How do you bring ideas to life?

Hard, painstaking, mistake laden work. That and looking. I am an observer of detail and human nature.

What’s one trend that really excites you?

Men dressing better!

What is one habit of yours that makes you more productive as an entrepreneur?

Keeping a written and running list of things to do. When I veer off keeping the list I am less productive. Period.

What was the worst job you ever had and what did you learn from it?

I worked for some theater producers early in my career who were truly horrible. Dickensian in there meanness and pettiness. I learned that if it is not working to move on. Fast.

If you were to start again, what would you do differently?

For a long time I was thinking way way too big. Start small. Focus soley on the product. I wasted some time at the beginning but in the end ended up in the right place.

As an entrepreneur, what is the one thing you do over and over and recommend everyone else do?

Trust your gut. The little voice in your head saying “not sure this is right” is usually right. The other is listen. There are clues everywhere on how to get better.

What is one strategy that has helped you grow your business? Please explain how.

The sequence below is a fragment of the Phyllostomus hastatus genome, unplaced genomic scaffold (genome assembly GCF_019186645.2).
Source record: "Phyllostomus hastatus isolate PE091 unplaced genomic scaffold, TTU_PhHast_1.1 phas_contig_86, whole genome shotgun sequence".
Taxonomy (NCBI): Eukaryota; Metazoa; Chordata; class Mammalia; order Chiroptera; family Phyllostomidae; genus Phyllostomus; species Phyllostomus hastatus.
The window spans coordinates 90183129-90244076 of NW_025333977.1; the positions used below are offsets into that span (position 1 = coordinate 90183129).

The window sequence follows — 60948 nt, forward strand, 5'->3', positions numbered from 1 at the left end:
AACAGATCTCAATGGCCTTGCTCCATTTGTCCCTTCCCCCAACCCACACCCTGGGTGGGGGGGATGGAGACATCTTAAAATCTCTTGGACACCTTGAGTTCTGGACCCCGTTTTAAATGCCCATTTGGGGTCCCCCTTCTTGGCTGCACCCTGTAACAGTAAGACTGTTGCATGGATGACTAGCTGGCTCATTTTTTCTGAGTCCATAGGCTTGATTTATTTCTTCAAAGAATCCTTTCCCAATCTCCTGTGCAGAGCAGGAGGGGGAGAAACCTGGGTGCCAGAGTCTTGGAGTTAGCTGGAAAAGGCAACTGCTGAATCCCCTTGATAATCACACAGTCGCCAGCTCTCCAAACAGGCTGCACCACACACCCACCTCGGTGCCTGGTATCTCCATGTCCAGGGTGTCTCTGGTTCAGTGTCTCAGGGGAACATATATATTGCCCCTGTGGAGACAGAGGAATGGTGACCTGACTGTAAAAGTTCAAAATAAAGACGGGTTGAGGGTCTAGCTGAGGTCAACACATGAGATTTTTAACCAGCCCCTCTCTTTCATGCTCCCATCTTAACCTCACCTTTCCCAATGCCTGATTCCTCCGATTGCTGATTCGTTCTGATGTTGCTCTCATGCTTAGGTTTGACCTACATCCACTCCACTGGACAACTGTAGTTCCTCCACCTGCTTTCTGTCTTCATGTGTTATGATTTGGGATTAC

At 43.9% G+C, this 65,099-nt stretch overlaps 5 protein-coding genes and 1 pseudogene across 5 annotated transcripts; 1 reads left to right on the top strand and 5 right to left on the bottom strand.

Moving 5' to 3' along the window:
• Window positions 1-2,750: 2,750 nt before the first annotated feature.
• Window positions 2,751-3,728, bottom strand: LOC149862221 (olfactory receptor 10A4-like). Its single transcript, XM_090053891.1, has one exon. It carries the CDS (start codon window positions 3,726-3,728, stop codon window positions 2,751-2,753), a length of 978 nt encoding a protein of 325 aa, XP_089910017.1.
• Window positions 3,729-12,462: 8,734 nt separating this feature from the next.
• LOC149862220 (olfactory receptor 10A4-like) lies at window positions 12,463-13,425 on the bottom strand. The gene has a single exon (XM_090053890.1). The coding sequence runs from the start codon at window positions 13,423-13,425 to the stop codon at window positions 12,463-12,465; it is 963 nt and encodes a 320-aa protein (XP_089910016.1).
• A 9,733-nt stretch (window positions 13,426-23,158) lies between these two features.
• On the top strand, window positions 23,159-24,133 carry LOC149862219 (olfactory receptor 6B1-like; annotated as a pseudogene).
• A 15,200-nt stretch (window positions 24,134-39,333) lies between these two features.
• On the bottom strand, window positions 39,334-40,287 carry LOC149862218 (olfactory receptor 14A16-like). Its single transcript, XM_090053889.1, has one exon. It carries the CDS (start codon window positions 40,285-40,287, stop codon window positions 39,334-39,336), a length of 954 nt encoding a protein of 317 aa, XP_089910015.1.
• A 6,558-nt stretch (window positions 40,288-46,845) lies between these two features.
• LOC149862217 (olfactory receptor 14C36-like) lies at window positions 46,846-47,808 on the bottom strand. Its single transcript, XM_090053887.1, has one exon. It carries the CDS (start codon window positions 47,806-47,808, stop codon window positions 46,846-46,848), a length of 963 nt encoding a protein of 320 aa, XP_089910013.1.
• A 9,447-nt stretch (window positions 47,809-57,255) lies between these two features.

Focussing on getting the product right, fixing mistakes, making changes where necessary and in so doing focussing fanatically on our customer. We bend over backward to get things right for our customer. We will do almost anything for them.

What is one failure you had as an entrepreneur, and how did you overcome it?

I started this business alone. I was lucky enough a year into the founding to find the find perfect partner.

What is one business idea that you’re willing to give away to our readers?

Tall skinny guys tell me all the time that they are desperate for clothes that fit. Someone should do that.

Tell us something about you that very few people know?

I have co-directed the Christmas Pageant at my church for about ten years.

What software and web services do you use? What do you love about them?

I am not that tech savvy. I have a MacBook Pro and iPhone and I do the best I can.

What is the one book that you recommend our community should read and why?

Don’t read about business, read a novel or history that interests you. There is so much to be gleaned from the human condition and the best novels and history can teach you more about how we behave and think and conduct ourselves than a business manual. Having a hard time coming up with just one book!

What people have influenced your thinking and might be of interest to others?

I am a pretty fanatic reader of Andrew Sullivan ‘s blog. I have learned an enormous amount from him on so many subjects. From there I read broadly on lots of different subjects. All industries become tribes and it is important to keep looking outside the industry you are in so you don’t get stale and myopic. Sullivan forces me to do that.